Among the reforms sought by the group is a new focus and initiative to bring high-speed services to all parts of the country. Currently, 10 percent of the U.S. has no access to broadband and in the rest of the country only about half have a broadband connection.   —>

More from MIT5: Copyright, Fair Use and the Cultural Commons
Center for Social Media

Center director Pat Aufderheide recently participated in a fantastic conference in Cambrige, MA. MIT5: Creativity, Ownership and Collaboration in a Digital Age, held at the Massachusetts Institute of Technology, explored Media in Transition. Check out the MIT5 conference page , which gives full details of the panel discussion that Pat participated in.  You can also read Pat’s thoughts on the panel through her blog entry  . —>

Newmarket residents discuss disaster relief
Groups offer assistance
by Peg Warner
Seacoast Online (NH)

NEWMARKET — What if they had a flood recovery meeting and no one came? They’d hold it anyway.  That’s what a coalition of government, nonprofit and volunteer organizations, coordinating efforts under the umbrella of New Hampshire Operation Disaster Recovery, did Wednesday with no local flood victims in attendance — or at least not in the Town Hall auditorium with them.  Their presentation aired live on the town’s cable-access channel and will be rebroadcast at a later date.   —>

TV shows reflect diversity
Public access shows target minorities, offer information about county services
By Nia-Malika Henderson
Baltimore Sun (MD)

Aiming to get the word out to minorities about county services, a local group will take to the airwaves with a series of shows on the county’s public access station.  The first of four shows, Voz Latina, which translates to Latino Voice, starts tonight at 6 on Channel 99 on Comcast and Channel 39 on Verizon’s FIOs television services.  The rest of the programming slate, which will begin airing next month, includes, Our Community, Your Voice, targeted at African- Americans and a show called Korean-Americans in Anne Arundel County.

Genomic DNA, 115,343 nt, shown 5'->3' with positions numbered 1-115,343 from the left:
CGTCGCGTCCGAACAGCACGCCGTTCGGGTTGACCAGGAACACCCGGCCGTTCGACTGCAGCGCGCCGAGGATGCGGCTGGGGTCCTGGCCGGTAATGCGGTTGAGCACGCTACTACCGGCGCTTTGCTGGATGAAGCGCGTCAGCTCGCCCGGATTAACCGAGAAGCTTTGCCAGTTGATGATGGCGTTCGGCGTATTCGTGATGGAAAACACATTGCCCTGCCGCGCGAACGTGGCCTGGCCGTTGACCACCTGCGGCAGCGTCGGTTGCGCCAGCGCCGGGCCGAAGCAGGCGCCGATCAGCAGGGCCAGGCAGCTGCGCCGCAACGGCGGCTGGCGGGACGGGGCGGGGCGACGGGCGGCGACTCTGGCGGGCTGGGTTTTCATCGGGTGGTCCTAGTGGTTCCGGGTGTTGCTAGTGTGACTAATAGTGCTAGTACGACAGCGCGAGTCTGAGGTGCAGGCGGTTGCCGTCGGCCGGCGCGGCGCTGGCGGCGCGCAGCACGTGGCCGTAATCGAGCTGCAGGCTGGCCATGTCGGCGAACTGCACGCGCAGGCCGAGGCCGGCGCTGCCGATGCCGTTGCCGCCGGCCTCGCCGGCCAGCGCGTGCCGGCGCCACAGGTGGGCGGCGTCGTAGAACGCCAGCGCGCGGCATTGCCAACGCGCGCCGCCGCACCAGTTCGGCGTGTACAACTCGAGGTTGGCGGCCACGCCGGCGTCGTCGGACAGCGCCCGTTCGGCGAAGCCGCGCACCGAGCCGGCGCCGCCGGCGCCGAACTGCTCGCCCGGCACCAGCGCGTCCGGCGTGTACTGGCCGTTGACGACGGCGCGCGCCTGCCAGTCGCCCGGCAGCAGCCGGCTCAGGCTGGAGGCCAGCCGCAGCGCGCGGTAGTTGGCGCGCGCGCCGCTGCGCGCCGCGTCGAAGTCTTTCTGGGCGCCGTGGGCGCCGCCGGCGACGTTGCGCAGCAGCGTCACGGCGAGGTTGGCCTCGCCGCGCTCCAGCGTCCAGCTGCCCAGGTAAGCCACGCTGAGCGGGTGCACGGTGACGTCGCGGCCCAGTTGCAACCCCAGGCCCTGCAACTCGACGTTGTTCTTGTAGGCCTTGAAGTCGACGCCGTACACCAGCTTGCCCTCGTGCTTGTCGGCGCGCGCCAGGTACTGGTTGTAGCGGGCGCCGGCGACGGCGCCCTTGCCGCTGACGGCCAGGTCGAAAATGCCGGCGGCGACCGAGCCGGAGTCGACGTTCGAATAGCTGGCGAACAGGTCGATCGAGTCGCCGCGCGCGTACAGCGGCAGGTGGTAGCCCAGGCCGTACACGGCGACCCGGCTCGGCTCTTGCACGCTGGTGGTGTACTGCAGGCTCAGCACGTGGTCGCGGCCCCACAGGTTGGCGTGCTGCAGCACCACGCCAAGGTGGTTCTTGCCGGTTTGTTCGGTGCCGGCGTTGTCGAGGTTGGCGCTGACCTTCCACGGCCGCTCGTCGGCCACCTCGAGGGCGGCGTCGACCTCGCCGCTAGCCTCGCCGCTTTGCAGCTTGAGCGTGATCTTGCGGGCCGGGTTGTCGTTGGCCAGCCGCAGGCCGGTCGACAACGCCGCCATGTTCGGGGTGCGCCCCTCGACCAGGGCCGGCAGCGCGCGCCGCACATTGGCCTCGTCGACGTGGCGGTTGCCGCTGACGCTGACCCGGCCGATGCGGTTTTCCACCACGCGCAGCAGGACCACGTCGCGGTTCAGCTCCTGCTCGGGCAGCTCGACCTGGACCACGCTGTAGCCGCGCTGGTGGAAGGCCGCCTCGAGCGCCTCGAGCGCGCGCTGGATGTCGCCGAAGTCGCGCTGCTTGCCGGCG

The county is partnering with Minority Communications Group, an organization of citizens who work with minority communities, to produce programming for the 30-minute shows.  The group is also working on a show that will run on the government access channel, 98, beginning in July.  “It’s important to have comprehensive and assertive outreach to provide information,” County Executive John R. Leopold said. “We do a good job passing bills but not as good of a job informing people.”   —>,0,7669220.story?coll=bal-local-arundel

Channel 6 programs win awards
by Nicole Gerring
Times Herald (MI)

Port Huron’s public-access TV station has received high honors for two programs.  CPHS Channel 6 won silver prizes in the 2007 Telly Awards for a documentary about the station – CPHS-6: 20 Years of Floating On Air- and an episode of a show produced by local high school students – Dangerous Duo + 3: Skits   —>

compiled by Rob McCausland
Dir., Information & Organizing Services
Alliance for Community  Media

Explore posts in the same categories: broadband policy, cable vs telco, copyright, fair use, net neutrality, PEG access TV, public access television, redlining, social media, video franchising